Our first destination in Bali was Ubud, a place made famous by the recent, and apparently quite rubbish film Eat, Love, Pray starring Julia Roberts. I actually read the book a few years ago and loved it, what can I say, I love happy endings.
We arrived at night, so I didn't get to see much of the place, although I loved our welcome. The owner said it’s late at night, go to bed we’ll check you in, in the morning. How thoughtful. We were staying in a type of home-stay which was incredibly beautiful. Everywhere we looked were little shrines, statues decorated with flowers, a main family temple and plants and trees in every nook and cranny.
After a lovely lie-in we watched one of the family members gather the flowers that had fallen from
the trees and arrange them in a line on ledges, use them as large earrings on statues, gather them on the small tables on each porch. It became apparent, very quickly that the Balinese like things to look pretty.
Close to lunchtime, we walked down to the centre of town. It wasn’t a long walk, but it left a huge impression. As we walked down the gorgeous tree lined street, every other building seemed to be a temple. Wafts of sweet smelling incense greeted our nostrils and every couple of metres we’d notice a little offering on the pavement artistically decorated with strips of bamboo and flowers. All this combined with sweet smiles and happy hello’s from the beautiful Balinese people had me enthralled. In our months of travelling, no place had had such an immediate and strong impression on me. I was officially in love!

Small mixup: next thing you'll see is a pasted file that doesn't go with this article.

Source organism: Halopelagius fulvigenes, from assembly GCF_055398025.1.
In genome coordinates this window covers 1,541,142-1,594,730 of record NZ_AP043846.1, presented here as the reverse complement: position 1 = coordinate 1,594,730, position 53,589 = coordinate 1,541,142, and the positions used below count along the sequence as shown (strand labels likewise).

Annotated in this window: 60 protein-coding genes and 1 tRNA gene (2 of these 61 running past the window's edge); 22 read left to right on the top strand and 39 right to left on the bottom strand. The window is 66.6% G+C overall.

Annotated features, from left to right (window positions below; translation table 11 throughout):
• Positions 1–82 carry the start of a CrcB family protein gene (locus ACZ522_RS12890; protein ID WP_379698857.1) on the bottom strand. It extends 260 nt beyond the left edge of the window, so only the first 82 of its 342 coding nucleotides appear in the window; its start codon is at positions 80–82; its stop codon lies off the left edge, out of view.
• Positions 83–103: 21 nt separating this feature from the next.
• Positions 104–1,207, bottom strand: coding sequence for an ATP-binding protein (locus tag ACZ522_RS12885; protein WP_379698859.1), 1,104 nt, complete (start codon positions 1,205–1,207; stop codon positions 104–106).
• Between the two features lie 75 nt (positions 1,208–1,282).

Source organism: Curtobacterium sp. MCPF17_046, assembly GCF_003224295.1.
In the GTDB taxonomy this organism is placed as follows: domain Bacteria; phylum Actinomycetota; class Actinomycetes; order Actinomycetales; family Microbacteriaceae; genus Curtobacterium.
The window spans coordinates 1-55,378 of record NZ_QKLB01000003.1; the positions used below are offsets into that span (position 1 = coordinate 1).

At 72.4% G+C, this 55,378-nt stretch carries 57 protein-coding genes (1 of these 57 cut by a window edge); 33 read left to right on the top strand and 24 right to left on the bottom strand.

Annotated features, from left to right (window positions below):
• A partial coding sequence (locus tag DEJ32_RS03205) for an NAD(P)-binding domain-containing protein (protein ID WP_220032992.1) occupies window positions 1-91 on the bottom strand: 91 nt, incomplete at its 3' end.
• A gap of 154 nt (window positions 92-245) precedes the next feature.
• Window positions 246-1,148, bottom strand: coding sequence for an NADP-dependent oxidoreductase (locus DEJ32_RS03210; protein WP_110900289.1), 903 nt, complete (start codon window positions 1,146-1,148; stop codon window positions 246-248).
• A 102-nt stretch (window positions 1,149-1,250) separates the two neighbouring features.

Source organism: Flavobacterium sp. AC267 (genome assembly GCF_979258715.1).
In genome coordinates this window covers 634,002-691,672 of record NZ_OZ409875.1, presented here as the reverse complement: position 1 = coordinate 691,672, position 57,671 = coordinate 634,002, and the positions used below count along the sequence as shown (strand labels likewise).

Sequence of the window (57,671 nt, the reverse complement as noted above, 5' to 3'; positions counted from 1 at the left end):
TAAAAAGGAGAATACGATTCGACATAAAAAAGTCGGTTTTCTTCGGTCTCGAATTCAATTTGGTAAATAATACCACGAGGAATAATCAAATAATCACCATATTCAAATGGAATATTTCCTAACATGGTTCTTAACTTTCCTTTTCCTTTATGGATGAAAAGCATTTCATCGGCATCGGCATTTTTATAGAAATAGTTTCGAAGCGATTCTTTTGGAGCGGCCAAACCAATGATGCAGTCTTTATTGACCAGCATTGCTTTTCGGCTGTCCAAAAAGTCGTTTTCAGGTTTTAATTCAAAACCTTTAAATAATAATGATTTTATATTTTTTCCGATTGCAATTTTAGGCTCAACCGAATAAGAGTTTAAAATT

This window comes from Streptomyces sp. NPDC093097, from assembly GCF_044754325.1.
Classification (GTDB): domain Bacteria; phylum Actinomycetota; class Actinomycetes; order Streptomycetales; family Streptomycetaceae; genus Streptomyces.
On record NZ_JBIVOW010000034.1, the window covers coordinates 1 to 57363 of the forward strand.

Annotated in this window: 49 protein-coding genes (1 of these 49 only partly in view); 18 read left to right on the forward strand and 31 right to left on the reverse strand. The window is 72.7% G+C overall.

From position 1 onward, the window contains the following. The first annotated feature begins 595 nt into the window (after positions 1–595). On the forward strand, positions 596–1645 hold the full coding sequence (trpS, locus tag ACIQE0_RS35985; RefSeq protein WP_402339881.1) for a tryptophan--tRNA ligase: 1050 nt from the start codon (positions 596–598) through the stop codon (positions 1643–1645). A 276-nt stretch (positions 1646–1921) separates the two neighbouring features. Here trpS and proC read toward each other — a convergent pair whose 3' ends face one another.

We stopped for lunch at a famed suckling pig restaurant that had queues outside. We knew we were at the right place as we’d just seen two guys riding a motorbike whilst holding a huge tray on their head containing a WHOLE cooked pig. Unfortunately I was too busy laughing to get my camera out in time. It would have made a great photo. But funny photos aside, the highlight of the afternoon was definitely our meal. The pork was cooked with different Balinese spices and it tasted sublime. We loved it so much that we ended up coming to this place 3 times, always having the same dish. That’s saying something when you’re in a town, which I would soon discover, is full of AMAZING restaurants with innovative, drool inducing menus and stunning decor.
That night we met up with a few people we’d befriended along the way and had a great night feasting on amazing pizza in a place that’s overlooking the rice fields. By the end of the night I was convinced, I’d finally found home. Ubud is just perfect. It’s a place that’s full of art, artists, amazing restaurants, and surrounded by beautiful nature. All set in a great climate and a few hours away from stunning beaches. It’s no surprise many westerners end up calling it home. Hopefully Paul and I will too one day.
Paul and I don’t tend to do many tours but we picked up a leaflet describing a cycling tour and one read of it had us convinced we wanted to do the cycling tour that was advertised. We convinced our new found friends to join us and the next day, all 7 of us were picked up to be taken to our starting point - a lovely restaurant with gorgeous views of a volcano and the surrounding countryside. Our guide was very funny. The minute he opened his mouth he sounded like he’d just stepped off the set of Eastenders. When I commented on this he said he’d learnt English from a girl who hailed from Tottenham. It was hilarious hearing the strong cockney accent every time he opened his mouth, which was very very often. We learnt
loads from him, and were fascinated by some aspects of Balinese culture.
Did you know that in Bali everyone has the same name? Well one of four names. There’s a set name for the first, second, third and fourth child. So if someone tells you that their name is Ketut, you know they were the fourth child. As he told us this he quipped that the fifth child is normally called oops.